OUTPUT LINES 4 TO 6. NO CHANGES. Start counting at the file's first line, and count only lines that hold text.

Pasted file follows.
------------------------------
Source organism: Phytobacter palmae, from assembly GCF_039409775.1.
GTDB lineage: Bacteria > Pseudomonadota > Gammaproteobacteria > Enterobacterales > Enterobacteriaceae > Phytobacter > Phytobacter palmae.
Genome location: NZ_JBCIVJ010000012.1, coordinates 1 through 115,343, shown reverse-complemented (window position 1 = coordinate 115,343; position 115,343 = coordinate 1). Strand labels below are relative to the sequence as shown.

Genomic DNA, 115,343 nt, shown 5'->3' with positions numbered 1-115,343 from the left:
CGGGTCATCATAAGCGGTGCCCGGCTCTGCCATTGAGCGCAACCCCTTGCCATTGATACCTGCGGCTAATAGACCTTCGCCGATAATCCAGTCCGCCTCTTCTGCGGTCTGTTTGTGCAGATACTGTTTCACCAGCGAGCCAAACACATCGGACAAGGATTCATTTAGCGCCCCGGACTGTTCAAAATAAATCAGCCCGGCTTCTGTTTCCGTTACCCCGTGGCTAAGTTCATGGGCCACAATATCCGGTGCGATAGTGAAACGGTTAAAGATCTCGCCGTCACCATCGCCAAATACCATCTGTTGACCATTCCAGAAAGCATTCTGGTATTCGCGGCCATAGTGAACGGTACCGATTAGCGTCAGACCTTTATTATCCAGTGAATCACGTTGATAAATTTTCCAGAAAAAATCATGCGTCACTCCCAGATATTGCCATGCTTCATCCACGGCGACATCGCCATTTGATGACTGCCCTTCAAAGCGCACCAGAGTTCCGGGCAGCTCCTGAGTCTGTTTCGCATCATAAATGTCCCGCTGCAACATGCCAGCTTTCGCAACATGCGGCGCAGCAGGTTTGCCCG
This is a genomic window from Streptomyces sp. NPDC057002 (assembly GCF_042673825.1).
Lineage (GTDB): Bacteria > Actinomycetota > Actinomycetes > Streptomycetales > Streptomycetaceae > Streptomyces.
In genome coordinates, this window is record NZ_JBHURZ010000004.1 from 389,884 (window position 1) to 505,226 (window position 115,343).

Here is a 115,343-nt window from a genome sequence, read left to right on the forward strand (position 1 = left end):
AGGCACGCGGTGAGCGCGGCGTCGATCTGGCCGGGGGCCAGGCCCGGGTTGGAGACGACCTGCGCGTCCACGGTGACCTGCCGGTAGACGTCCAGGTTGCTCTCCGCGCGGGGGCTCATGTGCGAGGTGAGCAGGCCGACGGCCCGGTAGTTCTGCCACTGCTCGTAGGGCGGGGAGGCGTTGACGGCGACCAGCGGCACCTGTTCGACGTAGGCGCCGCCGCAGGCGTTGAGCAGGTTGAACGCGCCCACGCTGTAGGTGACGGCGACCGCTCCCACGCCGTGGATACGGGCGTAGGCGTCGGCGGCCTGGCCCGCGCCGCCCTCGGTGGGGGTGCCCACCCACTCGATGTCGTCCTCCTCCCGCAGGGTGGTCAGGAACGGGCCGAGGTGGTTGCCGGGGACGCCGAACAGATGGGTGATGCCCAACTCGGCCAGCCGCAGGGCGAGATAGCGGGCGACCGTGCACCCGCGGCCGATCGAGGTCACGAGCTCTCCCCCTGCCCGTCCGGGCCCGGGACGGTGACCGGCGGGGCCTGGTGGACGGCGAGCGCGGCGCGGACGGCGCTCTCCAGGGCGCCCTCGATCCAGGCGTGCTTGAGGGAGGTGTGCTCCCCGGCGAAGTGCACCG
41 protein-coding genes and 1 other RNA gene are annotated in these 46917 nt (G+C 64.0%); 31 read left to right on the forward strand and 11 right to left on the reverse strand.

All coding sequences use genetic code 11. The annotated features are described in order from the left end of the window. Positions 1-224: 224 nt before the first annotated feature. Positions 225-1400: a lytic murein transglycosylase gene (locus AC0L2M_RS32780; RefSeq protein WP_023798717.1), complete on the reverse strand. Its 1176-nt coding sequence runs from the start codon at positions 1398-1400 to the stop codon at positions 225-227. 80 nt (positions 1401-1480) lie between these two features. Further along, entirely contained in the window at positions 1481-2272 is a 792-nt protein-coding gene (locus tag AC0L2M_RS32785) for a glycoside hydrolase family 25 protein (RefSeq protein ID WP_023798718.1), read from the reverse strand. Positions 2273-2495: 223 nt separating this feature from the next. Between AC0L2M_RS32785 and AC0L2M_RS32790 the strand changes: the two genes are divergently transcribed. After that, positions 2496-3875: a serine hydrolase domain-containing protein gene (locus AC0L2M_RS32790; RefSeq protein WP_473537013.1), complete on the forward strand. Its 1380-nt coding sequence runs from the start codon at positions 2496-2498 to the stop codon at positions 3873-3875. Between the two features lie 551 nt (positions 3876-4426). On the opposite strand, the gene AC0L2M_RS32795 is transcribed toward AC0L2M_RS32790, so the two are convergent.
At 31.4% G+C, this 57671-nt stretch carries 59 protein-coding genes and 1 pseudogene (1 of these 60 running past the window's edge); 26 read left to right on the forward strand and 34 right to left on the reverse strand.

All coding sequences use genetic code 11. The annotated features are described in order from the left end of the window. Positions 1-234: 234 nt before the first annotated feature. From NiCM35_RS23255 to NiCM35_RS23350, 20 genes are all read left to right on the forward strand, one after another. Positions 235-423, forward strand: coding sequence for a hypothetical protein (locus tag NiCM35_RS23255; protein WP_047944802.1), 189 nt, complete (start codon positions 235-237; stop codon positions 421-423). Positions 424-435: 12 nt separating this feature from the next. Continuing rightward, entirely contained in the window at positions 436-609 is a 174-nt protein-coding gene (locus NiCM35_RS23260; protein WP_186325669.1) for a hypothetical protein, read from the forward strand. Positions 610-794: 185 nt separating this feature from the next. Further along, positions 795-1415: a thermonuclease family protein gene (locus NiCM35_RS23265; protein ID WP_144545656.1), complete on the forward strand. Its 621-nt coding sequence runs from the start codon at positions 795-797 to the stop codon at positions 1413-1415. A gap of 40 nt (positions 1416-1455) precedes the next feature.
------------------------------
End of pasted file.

Genomic DNA, 115,343 nt, shown 5'->3' with positions numbered 1-115,343 from the left:
CGGGTCATCATAAGCGGTGCCCGGCTCTGCCATTGAGCGCAACCCCTTGCCATTGATACCTGCGGCTAATAGACCTTCGCCGATAATCCAGTCCGCCTCTTCTGCGGTCTGTTTGTGCAGATACTGTTTCACCAGCGAGCCAAACACATCGGACAAGGATTCATTTAGCGCCCCGGACTGTTCAAAATAAATCAGCCCGGCTTCTGTTTCCGTTACCCCGTGGCTAAGTTCATGGGCCACAATATCCGGTGCGATAGTGAAACGGTTAAAGATCTCGCCGTCACCATCGCCAAATACCATCTGTTGACCATTCCAGAAAGCATTCTGGTATTCGCGGCCATAGTGAACGGTACCGATTAGCGTCAGACCTTTATTATCCAGTGAATCACGTTGATAAATTTTCCAGAAAAAATCATGCGTCACTCCCAGATATTGCCATGCTTCATCCACGGCGACATCGCCATTTGATGACTGCCCTTCAAAGCGCACCAGAGTTCCGGGCAGCTCCTGAGTCTGTTTCGCATCATAAATGTCCCGCTGCAACATGCCAGCTTTCGCAACATGCGGCGCAGCAGGTTTGCCCG
This is a genomic window from Streptomyces sp. NPDC057002 (assembly GCF_042673825.1).